After days of unofficial leaks and months of rampant speculation, it is now confirmed that the NFL Sunday Ticket package will be leaving DIRECTV and going to Google’s YouTube TV. While the implications for Google certainly could be substantial, it seems to be far more substantial for the ones losing it: AT&T and its new satellite-TV partner.
Those who follow my work will know that I’ve been consistently bearish on DIRECTV pretty much ever since it sealed its original merger deal with AT&T seven years ago. That view has certainly been vindicated. Last year, AT&T sealed a deal to spinoff DIRECTV – along with U-Verse TV, AT&T’s original in-house TV service – to a new joint venture with TPG (NASDAQ:TPG) for $7.8 billion in cash, including debt. It was actually less than that, but we won’t go into that now.
That was roughly $60 billion less than it bought DIRECTV for. AT&T, however, retains 70% of the New DIRECTV. So it still cares a great deal about what happens to the satellite company going forward. As does TPG for that matter.
This is a real hit. And perhaps a far bigger one than some think.
Satellite Has No Ticket To Ride
To be sure, while YouTube’s winning bid was a major development, DIRECTV’s lack of one wasn’t exactly news. The CEO of the New DIRECTV has been clear almost from the moment he was named that he wasn’t interested in extending the deal, at least in its current form. DIRECTV charges $300 for a year’s subscription to Sunday Ticket, plus more to bars and restaurants. But even so, Sunday Ticket losses for DIRECTV have been estimated at no less than $500 million per year. They could conceivably be considerably more. Personally, I think they’re a lot more.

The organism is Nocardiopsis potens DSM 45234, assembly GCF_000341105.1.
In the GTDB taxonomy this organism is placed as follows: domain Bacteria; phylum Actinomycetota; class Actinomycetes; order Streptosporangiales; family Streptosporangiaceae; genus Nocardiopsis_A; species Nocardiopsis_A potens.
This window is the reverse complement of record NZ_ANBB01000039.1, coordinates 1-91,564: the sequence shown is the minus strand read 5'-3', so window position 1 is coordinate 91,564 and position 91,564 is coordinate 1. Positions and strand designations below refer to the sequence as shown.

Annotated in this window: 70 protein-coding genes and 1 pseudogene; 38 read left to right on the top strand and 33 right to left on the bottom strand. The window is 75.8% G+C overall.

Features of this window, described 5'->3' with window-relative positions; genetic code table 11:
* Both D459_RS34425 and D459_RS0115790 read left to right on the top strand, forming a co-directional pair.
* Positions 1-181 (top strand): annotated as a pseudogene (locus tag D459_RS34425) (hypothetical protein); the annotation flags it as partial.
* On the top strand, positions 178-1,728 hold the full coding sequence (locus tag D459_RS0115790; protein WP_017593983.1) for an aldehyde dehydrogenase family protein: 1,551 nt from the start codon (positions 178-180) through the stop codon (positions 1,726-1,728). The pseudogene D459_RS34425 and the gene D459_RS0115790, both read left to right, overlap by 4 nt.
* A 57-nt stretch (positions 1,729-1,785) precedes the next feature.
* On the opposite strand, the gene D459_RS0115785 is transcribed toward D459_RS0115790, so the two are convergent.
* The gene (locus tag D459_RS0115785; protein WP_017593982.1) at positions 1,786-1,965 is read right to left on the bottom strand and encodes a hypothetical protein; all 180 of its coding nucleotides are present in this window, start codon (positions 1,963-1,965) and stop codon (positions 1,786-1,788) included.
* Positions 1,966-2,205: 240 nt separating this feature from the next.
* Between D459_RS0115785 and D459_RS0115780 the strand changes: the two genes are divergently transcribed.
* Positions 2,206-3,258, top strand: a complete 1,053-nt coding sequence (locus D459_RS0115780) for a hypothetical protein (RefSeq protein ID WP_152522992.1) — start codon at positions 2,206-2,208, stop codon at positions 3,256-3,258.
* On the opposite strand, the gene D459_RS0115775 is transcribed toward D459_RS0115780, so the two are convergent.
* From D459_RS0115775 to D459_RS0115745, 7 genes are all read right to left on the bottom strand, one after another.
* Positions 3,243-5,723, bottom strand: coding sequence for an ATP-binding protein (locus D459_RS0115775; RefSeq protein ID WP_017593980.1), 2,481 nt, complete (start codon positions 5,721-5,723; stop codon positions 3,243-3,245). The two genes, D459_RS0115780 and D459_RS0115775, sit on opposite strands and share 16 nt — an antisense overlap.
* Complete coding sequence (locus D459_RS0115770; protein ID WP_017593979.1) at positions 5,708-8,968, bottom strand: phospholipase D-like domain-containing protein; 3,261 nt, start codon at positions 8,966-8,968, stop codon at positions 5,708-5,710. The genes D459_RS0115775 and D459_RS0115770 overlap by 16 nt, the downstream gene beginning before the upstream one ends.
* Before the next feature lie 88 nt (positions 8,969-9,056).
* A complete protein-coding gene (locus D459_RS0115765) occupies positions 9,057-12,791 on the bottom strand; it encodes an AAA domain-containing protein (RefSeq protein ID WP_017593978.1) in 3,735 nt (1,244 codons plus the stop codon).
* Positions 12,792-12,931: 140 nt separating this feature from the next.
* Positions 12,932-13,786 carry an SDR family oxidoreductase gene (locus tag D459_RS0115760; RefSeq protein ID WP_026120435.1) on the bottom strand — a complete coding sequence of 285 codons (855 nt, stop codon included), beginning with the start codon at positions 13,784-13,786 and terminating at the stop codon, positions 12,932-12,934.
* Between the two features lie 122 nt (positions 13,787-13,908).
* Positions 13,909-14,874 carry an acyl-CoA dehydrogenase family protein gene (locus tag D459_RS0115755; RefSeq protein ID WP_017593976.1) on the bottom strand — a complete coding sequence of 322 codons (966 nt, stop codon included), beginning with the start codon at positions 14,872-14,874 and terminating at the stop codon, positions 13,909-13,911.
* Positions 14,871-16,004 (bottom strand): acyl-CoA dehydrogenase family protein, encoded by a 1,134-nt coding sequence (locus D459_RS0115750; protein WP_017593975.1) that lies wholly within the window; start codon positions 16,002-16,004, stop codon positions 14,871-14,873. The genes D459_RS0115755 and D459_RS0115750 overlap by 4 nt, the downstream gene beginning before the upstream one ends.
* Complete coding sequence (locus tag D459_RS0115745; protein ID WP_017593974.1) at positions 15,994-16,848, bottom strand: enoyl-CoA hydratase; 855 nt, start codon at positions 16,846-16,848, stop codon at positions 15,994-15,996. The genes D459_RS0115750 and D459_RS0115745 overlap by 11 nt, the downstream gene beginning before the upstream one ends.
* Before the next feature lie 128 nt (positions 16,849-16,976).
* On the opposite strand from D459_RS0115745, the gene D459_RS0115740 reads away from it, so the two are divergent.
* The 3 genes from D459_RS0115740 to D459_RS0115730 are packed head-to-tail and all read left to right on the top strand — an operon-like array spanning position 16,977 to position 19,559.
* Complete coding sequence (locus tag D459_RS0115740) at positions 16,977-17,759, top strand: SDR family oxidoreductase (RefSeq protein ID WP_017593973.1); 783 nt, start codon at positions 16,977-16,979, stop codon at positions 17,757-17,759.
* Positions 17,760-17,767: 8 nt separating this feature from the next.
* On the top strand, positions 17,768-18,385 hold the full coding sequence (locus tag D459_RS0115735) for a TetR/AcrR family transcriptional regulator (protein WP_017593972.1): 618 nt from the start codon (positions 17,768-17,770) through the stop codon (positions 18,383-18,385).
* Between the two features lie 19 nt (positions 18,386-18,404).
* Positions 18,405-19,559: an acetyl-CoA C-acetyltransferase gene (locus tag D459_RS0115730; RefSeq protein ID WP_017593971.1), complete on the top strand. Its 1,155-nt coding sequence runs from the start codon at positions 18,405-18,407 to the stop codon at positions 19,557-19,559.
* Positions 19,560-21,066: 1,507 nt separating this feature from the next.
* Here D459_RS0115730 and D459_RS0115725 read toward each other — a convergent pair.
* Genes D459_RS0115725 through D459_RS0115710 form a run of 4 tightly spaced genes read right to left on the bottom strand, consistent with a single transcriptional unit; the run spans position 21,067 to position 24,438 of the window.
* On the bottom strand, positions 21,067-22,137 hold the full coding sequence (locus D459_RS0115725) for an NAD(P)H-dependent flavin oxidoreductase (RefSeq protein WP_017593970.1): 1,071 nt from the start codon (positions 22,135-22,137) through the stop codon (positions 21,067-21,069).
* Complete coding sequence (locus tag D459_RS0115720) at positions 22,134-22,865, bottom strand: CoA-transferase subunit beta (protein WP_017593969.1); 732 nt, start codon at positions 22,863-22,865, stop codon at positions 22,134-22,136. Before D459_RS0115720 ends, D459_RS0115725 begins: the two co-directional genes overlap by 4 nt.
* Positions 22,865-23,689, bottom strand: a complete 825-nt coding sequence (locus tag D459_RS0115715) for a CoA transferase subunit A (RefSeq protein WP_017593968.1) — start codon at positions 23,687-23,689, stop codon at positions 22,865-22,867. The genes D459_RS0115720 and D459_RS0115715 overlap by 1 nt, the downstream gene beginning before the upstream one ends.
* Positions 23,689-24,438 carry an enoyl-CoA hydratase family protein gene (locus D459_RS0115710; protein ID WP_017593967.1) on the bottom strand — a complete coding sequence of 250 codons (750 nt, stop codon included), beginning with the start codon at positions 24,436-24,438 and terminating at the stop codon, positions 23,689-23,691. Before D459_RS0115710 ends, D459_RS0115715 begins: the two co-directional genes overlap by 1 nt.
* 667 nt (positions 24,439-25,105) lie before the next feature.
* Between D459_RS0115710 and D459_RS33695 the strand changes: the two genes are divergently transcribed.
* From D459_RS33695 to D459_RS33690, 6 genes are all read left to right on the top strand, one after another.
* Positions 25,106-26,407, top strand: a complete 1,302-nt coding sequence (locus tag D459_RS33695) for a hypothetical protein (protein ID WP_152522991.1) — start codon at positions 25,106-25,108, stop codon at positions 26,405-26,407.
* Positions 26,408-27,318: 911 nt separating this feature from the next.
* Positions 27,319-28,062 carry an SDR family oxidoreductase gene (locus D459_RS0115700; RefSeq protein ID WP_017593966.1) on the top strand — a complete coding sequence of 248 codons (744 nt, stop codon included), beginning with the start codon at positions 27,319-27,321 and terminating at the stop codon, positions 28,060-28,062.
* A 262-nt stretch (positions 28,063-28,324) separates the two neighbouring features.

The reason is, like anything, how revenues relate to costs. DIRECTV was already showing signs of strain when it paid $1.5 billion to renew its Sunday Ticket deal in 2014. That was only a $100 million increase over the previous deal, much less than other companies paid in NFL rate hikes.
It was estimated that even in its heyday, only about two million of DIRECTV’s 20 million peak subscribers paid the fee to become Sunday Ticket subscribers. That pencils out to $600 million in annual revenue.
At one time, it was still worth it to DIRECTV because it also profited from attracting subscribers who would otherwise select a different provider for their TV service if they could get Sunday Ticket elsewhere. DIRECTV could attribute the entire TV service profit stream of those subscribers to Sunday Ticket. If that profit stream came to at least $800 million, there is at least a chance DIRECTV was breaking even as recently as just a few years ago. If it comes to over $1 billion it was definitely turning a profit even now.
But with the acceleration of cord-cutting in the last few years, this math is getting scrambled. Unlike some regions, the US has consistently shown a pronounced tendency for satellite losses to exceed cable’s, sometimes as much as doubling them. That means that while overall pay-TV penetration is only down about 25%, DIRECTV’s fell a lot more.